With a wonderful, engaging cast of characters, Crane Mansions follows the fortunes of Millie Lord who’s plagued with dreams of a former life and gifted with shards of memories. While Millie Lord is a good girl with a strong sense of right and wrong, she defends other, weaker children, and yet her behaviour is seen as aberrant by the schoolmasters (and the lowly schoolmistress) who are really much more comfortable with the sneaky, sly, corruptible or stupid children such as Gertrude Shelton, Ned Parcher & Giles Snedhawk.
I’m not going to say too much about the plot, but I have to discuss one of my favourite characters–a vengeful woman with an appetite for the High Life and her dream of her “own chat show on American TV” who reinvents herself with every spin of the wheel of fortune: Trish Monroe aka Trish Vere de Vere’/Trish Rosskillies who uses men like toilet paper and flushes them away (what’s left of ’em) when they’re all used up. Here she is, posing as a good Samaritan, giving a couple of men a lift in her pink car:
Len took out a cigarette.
‘Ah, ah!’ said Trish roguishly, tapping a long pink fingernail on the hand-painted plaque attached to the dashboard. In flowing feminine handwriting, surrounded by flowers, it said, No smoking–unless it’s salmon!
‘Sorry darling,’ said Len, putting the ciggies away. ‘Filthy habit, I know.’
‘Then why not give it up?’
‘I’ve tried, believe me, I’ve tried!’
‘It’s just a question of putting your mind to it,’ said Trish. ‘I did.’
‘What a woman!’ said Len, turning to Eustace in the back seat with a wink.
Trish was clearly taken with Len, because not only did she drive them to the garage, she even drove them back to the car with the tin of petrol nursed on Len’s lap. Len stood by the car looking after it as the sequined number plate TRISH1 disappeared up the road.
Crane Mansions is its own closed, sluggish bizarre world, and like any other institution, its rules and regulations are not questioned until outsiders breach the walls. While Dr Crane lives in his own impenetrable ivory tower, there’s a very real world out there full of crooks and con men, and when the kitchen girl, Tibbie Clemons reunites with her estranged father, gambling man, Len, he uses this relationship (with a promise of a new life in Australia) as a segue into Crane Mansions in order to steal the secret project under development by Odell Vincent. Since this is very much an archetypal tale, good will eventually triumph over bad, and everyone will get what they deserve–not what they think they deserve.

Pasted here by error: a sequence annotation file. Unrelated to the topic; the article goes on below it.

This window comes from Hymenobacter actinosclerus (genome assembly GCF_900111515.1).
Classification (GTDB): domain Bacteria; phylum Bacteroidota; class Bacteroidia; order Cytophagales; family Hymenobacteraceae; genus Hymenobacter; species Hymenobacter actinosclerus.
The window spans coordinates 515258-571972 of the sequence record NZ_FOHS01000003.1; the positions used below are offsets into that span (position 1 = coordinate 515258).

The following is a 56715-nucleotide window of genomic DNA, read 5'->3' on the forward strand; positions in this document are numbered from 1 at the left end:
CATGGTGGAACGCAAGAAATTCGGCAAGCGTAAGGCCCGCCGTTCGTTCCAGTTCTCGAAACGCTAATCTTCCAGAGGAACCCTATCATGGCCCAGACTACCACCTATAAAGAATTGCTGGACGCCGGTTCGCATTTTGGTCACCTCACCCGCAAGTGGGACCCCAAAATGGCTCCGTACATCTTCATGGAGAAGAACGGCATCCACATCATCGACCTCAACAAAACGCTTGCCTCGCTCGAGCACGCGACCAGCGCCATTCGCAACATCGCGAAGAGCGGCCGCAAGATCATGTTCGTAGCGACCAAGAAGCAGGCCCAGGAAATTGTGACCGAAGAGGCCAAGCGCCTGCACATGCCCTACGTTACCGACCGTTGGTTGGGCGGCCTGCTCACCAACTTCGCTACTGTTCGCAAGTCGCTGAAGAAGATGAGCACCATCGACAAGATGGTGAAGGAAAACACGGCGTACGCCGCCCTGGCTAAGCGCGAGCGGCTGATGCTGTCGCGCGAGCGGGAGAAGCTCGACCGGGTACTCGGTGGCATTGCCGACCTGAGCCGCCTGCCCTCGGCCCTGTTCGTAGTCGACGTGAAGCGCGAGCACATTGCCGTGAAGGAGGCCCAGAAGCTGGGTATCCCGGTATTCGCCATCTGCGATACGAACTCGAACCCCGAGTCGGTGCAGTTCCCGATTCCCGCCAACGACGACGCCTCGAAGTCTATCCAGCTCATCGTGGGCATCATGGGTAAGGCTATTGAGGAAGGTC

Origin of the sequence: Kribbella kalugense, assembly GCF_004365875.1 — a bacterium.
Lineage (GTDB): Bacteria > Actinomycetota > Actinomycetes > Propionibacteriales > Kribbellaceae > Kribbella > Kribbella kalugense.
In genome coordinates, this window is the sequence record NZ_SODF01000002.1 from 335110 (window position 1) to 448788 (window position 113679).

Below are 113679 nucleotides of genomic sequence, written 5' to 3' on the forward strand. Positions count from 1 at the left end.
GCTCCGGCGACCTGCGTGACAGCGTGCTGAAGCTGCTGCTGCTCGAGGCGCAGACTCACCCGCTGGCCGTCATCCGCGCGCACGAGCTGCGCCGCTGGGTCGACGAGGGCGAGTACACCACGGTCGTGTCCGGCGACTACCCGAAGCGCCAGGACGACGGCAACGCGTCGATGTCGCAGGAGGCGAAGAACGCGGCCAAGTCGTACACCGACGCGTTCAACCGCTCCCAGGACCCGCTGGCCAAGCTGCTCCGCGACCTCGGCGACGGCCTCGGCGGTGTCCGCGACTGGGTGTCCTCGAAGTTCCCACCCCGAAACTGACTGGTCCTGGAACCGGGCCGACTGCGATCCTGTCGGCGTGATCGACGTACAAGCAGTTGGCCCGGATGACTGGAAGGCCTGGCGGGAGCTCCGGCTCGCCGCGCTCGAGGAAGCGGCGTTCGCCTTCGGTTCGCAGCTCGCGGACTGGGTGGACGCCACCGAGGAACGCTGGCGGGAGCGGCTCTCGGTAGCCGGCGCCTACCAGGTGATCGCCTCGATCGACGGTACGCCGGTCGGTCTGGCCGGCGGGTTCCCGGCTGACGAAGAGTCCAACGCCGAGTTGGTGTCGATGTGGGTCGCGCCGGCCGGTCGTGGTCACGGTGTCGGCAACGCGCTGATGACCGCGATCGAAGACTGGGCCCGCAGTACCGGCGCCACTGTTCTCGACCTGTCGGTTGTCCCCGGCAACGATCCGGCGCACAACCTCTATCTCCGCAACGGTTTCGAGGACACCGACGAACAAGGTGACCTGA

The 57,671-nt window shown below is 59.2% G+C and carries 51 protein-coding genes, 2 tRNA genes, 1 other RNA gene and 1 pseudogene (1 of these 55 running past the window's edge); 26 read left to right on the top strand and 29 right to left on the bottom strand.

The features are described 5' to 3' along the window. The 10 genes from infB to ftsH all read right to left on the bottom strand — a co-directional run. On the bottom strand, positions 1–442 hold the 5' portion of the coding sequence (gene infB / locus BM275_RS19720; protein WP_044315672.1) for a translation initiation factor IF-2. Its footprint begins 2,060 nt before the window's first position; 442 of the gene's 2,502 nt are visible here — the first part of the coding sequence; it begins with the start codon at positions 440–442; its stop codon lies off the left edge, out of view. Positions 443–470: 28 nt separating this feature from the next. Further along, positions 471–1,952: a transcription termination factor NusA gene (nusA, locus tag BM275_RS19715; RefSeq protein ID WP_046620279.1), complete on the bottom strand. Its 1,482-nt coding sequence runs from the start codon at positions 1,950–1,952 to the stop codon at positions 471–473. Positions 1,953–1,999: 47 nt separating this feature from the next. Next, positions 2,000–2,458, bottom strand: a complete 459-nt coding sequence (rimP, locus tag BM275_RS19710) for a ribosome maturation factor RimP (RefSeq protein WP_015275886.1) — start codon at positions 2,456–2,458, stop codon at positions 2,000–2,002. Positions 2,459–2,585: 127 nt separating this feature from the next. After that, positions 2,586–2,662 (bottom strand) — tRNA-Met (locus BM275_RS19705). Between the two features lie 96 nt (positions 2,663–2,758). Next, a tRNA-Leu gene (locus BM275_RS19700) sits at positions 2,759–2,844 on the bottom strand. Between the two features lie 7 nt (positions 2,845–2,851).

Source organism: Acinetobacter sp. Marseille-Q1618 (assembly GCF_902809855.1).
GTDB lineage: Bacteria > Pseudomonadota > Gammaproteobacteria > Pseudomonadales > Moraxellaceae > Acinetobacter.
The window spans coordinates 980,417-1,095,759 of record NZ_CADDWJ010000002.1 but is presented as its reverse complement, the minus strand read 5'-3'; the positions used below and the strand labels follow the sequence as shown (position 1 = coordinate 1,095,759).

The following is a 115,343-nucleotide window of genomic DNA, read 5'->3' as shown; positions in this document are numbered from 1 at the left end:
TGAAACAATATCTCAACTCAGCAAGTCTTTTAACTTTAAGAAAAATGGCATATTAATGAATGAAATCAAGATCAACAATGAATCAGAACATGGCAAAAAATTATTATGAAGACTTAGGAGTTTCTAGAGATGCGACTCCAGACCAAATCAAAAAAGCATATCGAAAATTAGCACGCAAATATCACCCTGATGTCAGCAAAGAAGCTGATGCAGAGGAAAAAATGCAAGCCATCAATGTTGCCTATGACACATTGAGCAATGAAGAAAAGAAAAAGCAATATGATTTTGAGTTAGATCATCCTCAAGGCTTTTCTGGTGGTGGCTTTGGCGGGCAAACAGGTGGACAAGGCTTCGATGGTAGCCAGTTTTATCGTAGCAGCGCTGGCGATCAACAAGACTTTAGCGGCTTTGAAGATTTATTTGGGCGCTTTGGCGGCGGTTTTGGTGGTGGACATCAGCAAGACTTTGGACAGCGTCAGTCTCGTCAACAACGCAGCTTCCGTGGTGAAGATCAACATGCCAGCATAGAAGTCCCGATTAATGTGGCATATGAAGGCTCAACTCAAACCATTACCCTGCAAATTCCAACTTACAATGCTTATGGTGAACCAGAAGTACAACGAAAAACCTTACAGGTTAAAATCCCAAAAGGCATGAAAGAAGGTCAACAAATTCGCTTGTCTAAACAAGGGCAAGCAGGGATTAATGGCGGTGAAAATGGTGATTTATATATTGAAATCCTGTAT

In terms of literary comparisons, I saw the name Roald Dahl, but I’d also throw in the Lemony Snicket books–although I think Crane Mansions is superior. This is really a very, very funny story–a beguiling blend of Victorianism with the temptations of the modern world–at one point for example, perennial maneater Trish gets a schoolboy drunk. It’s not easy to create believable villains who are both a credible threat and a source of humour, but Gert Loveday manages to create several wicked characters here in this well-paced tale which tackles the idea that children must be raised with love and imagination–not deprivation and useless axioms, and a couple of the school’s graduates are prime examples of the twisted message received from a Crane Mansions’ education. But this is essentially a tale with multiple moral messages which include the issue of the abdication of responsibility–parental and otherwise, for an abdication of one’s responsibilities leaves a gap for the opportunistic to slip in….